There is nothing as desirable as the last of a whole lot of things. It does not matter if it's the last for a day, month, season, year or possibly forever. We all understand how vital the remaining minutes of light before night comes are when something needs to be done outside. Is there anything more delicious than the final scoop of your favorite ice cream? The world is bathed in magic on full moon nights. It's hard to wait an entire month for the next one to appear. It could also be cloudy! The conclusion of summer vacation is bittersweet. It's full of wonderful memories but signals the end of a welcome season, and for many a return to a more restricted schedule.
When faced with a last item, the situation is more complicated when appreciation turns into desire and that desire is denied for a variety of reasons. The Last Peach (Roaring Brook Press, April 2, 2019) written and illustrated by Gus Gordon explores this dilemma with considerable insight. Two bugs find themselves debating multiple issues after their magnificent discovery.
Oh my, now THAT is a fine peach!
Yes, indeed, the finest!
After extolling the virtues of the peach, the bugs decide it must be eaten . . . immediately. When they are ordered to stop because it is the final fruit of the season, they pause with reluctance. This pause is short-lived. As they are about to consume the peach in earnest, another bug interrupts. It might only be good on the outside.
The duo reaches an alternative to full-blown consumption, but they talk themselves out of that approach. With their imaginations working overtime, they wonder about the magical qualities of the peach. They wonder if they should share the peach. They even suppose what the peach would say if it could speak.
Their musings proceed to over-the-top status when a poem is penned for the fruit. Quiet, respectful gazing at the peach by both suddenly turns into a bitter feud. Perhaps only one of them deserves the peach. As suddenly as the argument starts, it stops.
With the consistency of a swinging pendulum on a clock, the bugs' minds switch back to the beginning. The perfection of the peach outweighs any of their cravings. They bid it adieu. What?! What kind of ending is this? A page turn reveals a most hilarious turn of events.
Told entirely in dialogue author Gus Gordon spins a tale replete with some of life's biggest questions. Through the back-and-forth discourse of the two bugs we see them wrestling with possibilities. Humor plays a big part in their contemplations. Here is a passage.
It might be a magical peach! What if we ate it and could suddenly do magical things?
Hang on, we can already fly . . .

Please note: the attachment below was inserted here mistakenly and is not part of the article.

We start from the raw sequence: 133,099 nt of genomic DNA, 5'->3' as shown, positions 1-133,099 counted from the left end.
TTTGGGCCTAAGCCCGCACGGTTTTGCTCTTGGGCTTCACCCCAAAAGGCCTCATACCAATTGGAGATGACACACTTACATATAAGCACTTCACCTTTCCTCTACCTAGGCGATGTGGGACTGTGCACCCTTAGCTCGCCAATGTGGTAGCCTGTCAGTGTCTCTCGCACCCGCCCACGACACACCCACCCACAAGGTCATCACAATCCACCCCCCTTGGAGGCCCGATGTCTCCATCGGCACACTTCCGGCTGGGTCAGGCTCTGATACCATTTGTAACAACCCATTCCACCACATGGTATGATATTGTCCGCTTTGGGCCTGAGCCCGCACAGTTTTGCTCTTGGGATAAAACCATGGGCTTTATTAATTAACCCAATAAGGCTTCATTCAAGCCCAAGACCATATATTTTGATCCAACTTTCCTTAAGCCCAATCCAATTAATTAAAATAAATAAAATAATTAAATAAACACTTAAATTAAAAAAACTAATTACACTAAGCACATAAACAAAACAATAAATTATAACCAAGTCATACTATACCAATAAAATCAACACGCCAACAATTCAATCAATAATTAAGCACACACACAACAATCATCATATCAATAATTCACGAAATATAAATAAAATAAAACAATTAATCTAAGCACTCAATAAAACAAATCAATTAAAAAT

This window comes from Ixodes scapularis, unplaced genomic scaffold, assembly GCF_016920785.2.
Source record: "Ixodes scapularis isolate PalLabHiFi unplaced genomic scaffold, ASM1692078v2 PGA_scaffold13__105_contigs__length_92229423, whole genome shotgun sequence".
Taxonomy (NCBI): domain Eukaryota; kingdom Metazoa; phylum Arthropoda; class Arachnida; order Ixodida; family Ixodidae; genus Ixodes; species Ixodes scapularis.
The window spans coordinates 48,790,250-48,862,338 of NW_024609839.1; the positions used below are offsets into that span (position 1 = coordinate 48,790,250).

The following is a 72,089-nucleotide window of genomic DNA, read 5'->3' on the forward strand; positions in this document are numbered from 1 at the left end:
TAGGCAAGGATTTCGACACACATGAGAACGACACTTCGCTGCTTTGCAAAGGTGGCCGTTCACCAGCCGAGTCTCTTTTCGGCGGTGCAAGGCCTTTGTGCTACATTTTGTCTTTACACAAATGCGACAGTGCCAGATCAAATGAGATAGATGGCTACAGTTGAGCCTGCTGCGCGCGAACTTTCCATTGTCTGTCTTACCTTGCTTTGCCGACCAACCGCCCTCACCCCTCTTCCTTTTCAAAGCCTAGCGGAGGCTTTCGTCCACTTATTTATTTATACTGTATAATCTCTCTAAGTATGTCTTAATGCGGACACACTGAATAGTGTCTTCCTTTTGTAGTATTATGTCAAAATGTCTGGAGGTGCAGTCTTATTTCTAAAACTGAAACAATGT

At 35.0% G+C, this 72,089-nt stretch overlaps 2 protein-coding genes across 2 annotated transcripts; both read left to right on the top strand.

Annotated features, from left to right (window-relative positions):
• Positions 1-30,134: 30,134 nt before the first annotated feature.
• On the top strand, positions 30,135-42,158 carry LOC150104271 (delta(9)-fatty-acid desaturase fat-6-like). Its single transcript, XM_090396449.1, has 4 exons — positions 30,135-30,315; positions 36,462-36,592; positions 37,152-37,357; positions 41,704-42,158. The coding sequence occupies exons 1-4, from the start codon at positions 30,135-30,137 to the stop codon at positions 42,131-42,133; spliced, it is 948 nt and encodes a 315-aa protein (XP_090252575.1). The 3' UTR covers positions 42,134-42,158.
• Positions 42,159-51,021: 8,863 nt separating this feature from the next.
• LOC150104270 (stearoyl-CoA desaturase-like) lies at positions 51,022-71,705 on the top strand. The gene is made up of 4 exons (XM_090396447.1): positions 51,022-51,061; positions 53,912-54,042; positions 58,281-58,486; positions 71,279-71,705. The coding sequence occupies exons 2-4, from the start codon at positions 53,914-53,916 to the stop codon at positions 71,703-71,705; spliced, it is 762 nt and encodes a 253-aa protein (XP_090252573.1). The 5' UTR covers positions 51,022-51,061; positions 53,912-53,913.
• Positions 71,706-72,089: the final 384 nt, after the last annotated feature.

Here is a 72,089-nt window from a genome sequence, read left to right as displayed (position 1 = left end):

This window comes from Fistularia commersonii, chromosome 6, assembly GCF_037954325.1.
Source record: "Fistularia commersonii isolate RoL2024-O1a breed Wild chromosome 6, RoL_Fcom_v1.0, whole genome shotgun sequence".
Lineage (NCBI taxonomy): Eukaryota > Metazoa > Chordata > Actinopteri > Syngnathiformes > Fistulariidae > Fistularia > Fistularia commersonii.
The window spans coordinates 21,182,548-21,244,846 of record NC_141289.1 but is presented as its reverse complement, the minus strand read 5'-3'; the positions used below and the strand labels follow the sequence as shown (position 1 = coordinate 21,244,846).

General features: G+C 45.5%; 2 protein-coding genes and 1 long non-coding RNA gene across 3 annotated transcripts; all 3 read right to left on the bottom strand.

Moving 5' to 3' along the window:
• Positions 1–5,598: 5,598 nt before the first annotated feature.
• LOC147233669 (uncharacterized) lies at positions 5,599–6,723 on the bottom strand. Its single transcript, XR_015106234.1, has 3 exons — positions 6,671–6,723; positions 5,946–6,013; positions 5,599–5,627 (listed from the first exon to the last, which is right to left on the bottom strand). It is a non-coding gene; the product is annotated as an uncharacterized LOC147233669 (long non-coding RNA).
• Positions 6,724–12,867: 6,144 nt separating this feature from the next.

Everything about these two insects, when we first see them on the front of the matching dust jacket and book case, depicts hilarious. Look at their bodies dressed in shirts with one wearing a hat. Notice their long noses, expressive body positions, and, dare I say it, bug-eyed looks. Their bodies and the text on the jacket are varnished.
To the left, on the back, a green from the foliage is used as the canvas. Within a small circle the duo is looking directly at readers. Their arms are lifted in greeting. On the opening and closing endpapers, artist Gus Gordon has illustrated in three rows of six, left to right, eighteen peaches. They appear lifelike and as if categorized in a botany catalog. They are gorgeous.
On the verso a red beetle (with seven legs) stops above the informational text and under the dedication. On the right, the last peach hangs from the top of the title page above the text. Rendered in predominantly collage, the illustrations, with the exception of two wordless, double-page pictures, are full-page visuals on the left. The narrative is placed on the right.
During their conversations, to emphasize pacing and emotional moments, the points of view shift from image to image. We are taken very close to the bugs; only seeing the upper portion of their bodies. We are then given a wider scene including branches, leaves, flowers and the peach. Readers will enjoy seeing other bugs come and go in the illustrations. One might be wearing a hat, a bow tie, eyeglasses or overalls. It's interesting to observe the red shirt of the one bug from picture to picture.
One of my many favorite illustrations is a wider perspective of the two bugs and the peach. Rounded, oval-shaped leaves frame the sides. Leaves and flowers stretch from the bottom of the page. That red beetle is crossing a large leaf along the bottom. Nearly in the center and extending from the left side is a long leaf. The companions are standing on it with their backs to us. Deep in a discussion, they look at the peach, a portion hanging down from the top.
It is easy to imagine the laughter resonating in the room when The Last Peach written and illustrated by Gus Gordon is either read silently by one or listened to by many during a storytime. Be sure to read it using voices. It invites creative drama either as a readers' theater or a puppet show. You'll want to have a copy of this on your personal and professional shelves especially for a theme on decisions, perspective or insects.
To discover more about Gus Gordon and his other work, please visit his website by following the link attached to his name. Gus Gordon maintains an account on Instagram. At the publisher's website you can view interior images. Gus Gordon is interviewed at Kids' Book Review, and Creative Kids Tales.